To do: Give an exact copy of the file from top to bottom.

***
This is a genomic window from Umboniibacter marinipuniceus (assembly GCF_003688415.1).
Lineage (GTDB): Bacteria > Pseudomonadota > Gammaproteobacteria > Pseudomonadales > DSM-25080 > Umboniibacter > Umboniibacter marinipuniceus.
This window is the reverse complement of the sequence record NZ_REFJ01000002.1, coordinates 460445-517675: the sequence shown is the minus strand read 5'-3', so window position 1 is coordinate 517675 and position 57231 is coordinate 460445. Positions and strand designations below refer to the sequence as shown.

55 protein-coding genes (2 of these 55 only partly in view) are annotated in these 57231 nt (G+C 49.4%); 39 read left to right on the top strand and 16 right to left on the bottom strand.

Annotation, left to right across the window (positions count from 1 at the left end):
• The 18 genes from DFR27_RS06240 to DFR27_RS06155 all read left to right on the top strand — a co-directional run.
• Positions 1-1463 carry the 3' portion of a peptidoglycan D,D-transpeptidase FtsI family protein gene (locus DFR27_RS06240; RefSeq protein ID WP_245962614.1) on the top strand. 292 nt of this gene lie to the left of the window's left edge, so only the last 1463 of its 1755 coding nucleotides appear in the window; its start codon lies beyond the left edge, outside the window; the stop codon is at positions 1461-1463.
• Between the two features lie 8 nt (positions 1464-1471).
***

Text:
This is a genomic window from Umboniibacter marinipuniceus (assembly GCF_003688415.1).
Lineage (GTDB): Bacteria > Pseudomonadota > Gammaproteobacteria > Pseudomonadales > DSM-25080 > Umboniibacter > Umboniibacter marinipuniceus.
This window is the reverse complement of the sequence record NZ_REFJ01000002.1, coordinates 460445-517675: the sequence shown is the minus strand read 5'-3', so window position 1 is coordinate 517675 and position 57231 is coordinate 460445. Positions and strand designations below refer to the sequence as shown.

55 protein-coding genes (2 of these 55 only partly in view) are annotated in these 57231 nt (G+C 49.4%); 39 read left to right on the top strand and 16 right to left on the bottom strand.

Annotation, left to right across the window (positions count from 1 at the left end):
• The 18 genes from DFR27_RS06240 to DFR27_RS06155 all read left to right on the top strand — a co-directional run.
• Positions 1-1463 carry the 3' portion of a peptidoglycan D,D-transpeptidase FtsI family protein gene (locus DFR27_RS06240; RefSeq protein ID WP_245962614.1) on the top strand. 292 nt of this gene lie to the left of the window's left edge, so only the last 1463 of its 1755 coding nucleotides appear in the window; its start codon lies beyond the left edge, outside the window; the stop codon is at positions 1461-1463.
• Between the two features lie 8 nt (positions 1464-1471).